4 Simple Product Page Layouts That Work
I’ve written a great deal about design and functionality and the important role each plays in the usability of an online store. Usability is the driving force behind conversions. Even if you offer free shipping and competitive pricing, if shoppers can’t find what they need, understand the calls to action, and complete the checkout process, nothing else matters.
In this article, I’ll focus on product pages — four examples, specifically, that do it right. I’ve been studying online stores for two decades. It takes a lot to really wow me. Use these examples as inspiration for modifying product layouts to increase sales.
Rapha: Cycling Clothing and Accessories
Rapha.cc focuses on simplicity, even when it comes to complicated products. It is one of the cleanest ecommerce sites I’ve studied; its responsive design focuses on conversions. Its product pages use pyramid style formatting — presenting the most important information first. A three-to-four line overview gives a clear idea of benefits, followed by simple color and size selection. More detailed information falls right beneath the core elements, including an easy-to-understand size chart.
This site loses nothing on mobile. The responsiveness is so seamless that all pages are instantly recognizable. A shopper can start on a desktop and finish on a smartphone, having never missed a beat.
Rapha is also excellent at providing detailed descriptions. Aside from the typical product description, the site also includes lists of features, material, and care.
Fitbit: Activity Trackers
While a corporate site, Fitbit.com’s shopping pages are easy to understand. Simply choose a color or size. What makes this page compelling, though, is the use of simple icons to denote which features are available. These are mostly custom graphics, accompanied by a two-to-five word headline and a sentence of detailed text. Selling points, like free shipping and money-back guarantee, are strategically placed right beneath the add-to-cart button.
Bellroy: Leather Wallets
You’d think a few pictures would suffice in selling a wallet, but Bellroy shows us all the cool features of each wallet it carries, including just how much it will hold. The top of the page kicks off with a descriptive video, key features, color selection, and alternate images. All this happens above the fold on desktop, and the video slot is replaced by static images on mobile — a good idea as videos should never auto play on smartphones.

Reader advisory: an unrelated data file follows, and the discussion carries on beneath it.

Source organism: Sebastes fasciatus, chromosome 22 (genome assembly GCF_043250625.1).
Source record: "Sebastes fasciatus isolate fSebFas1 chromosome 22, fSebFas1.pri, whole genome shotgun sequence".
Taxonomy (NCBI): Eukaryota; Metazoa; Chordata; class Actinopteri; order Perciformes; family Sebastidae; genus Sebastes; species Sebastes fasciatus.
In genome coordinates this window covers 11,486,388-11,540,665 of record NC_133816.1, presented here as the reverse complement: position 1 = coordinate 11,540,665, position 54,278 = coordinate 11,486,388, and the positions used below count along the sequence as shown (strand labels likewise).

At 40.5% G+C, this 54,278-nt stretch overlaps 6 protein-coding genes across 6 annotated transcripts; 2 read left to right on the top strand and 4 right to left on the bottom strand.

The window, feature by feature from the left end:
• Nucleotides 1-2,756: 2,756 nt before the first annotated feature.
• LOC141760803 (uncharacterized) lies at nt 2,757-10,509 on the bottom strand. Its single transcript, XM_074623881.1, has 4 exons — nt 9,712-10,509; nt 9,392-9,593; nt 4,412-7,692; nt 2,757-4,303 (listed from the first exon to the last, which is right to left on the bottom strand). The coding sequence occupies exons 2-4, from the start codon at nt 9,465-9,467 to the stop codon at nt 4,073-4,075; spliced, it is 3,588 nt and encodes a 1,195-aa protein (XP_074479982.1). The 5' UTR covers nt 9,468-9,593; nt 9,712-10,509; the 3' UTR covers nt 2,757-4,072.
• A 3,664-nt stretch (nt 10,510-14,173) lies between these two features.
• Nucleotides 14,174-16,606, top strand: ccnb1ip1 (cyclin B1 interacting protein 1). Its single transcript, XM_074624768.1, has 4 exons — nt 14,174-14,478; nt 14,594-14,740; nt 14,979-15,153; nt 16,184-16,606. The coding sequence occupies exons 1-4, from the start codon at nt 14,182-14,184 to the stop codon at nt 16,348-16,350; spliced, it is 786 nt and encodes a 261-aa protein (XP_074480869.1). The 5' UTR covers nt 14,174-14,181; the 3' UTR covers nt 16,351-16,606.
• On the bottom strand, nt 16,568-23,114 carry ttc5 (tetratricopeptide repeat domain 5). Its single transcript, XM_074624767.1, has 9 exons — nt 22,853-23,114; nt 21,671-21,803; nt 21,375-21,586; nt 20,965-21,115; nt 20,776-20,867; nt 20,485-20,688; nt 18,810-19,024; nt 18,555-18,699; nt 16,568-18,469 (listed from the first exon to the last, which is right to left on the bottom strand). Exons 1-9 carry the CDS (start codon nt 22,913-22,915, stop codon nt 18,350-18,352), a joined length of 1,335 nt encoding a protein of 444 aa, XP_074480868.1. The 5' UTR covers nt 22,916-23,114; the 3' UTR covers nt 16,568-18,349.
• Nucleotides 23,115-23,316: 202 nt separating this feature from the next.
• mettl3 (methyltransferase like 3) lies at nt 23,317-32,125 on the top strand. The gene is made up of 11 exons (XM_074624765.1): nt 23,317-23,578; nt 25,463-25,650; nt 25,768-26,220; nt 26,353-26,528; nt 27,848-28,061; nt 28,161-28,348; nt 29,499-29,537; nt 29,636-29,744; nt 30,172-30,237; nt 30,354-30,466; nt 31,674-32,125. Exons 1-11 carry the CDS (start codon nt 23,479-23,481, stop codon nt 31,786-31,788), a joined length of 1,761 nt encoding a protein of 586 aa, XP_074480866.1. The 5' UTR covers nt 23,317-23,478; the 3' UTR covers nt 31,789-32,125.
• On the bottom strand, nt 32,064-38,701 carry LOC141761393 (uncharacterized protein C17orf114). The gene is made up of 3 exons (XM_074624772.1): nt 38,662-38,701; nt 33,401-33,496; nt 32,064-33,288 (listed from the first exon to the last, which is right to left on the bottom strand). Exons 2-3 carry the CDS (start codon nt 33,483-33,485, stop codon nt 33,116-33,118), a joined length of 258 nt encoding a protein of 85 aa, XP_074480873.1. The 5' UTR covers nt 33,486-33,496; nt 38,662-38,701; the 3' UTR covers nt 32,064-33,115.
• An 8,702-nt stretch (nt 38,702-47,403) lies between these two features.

A unique illustration, accompanied by simple yet descriptive text, reinforces the purpose of the particular wallet, followed by a visual confirmation of how much the Bellroy Note Sleeve holds.
By answering the most pertinent questions about products that shoppers would prefer to see in person, you can get a leg up on the competition and close more sales. The more someone understands the capabilities of the item, the more he’s apt to pull out his own wallet.
Firebox: Unusual Products
Firebox.com is a good example of how you can sell just about anything online. From a unicorn squirrel feeder to chocolate “tools,” this site integrates humor and stellar imagery to get us to buy things — even a $21.69 chocolate pipe wrench.
Using product tags — i.e., hashtags that link to other sections — Firebox is able to direct shoppers to different lines of products based on specific themes or topics. It’s a good way to introduce other items of interest above the fold without interrupting the current page. If your shopping cart doesn’t support tags, you can get a similar result by linking to all the categories to which a product is assigned.
Proof That Simple Works
While these examples don’t come close to covering all the possible combinations of designs and features, they serve as idea-starters on how even the most niche products can be presented online.
When considering changes, keep in mind that all the sites above (it was hard to narrow my selection down to just four) have something very important in common: they describe to the shopper exactly what he’ll get. They focus on product features at the simplest of levels, and they answer questions shoppers may not even think to ask. If you can do that with your own product pages, you’ll be well ahead of the game.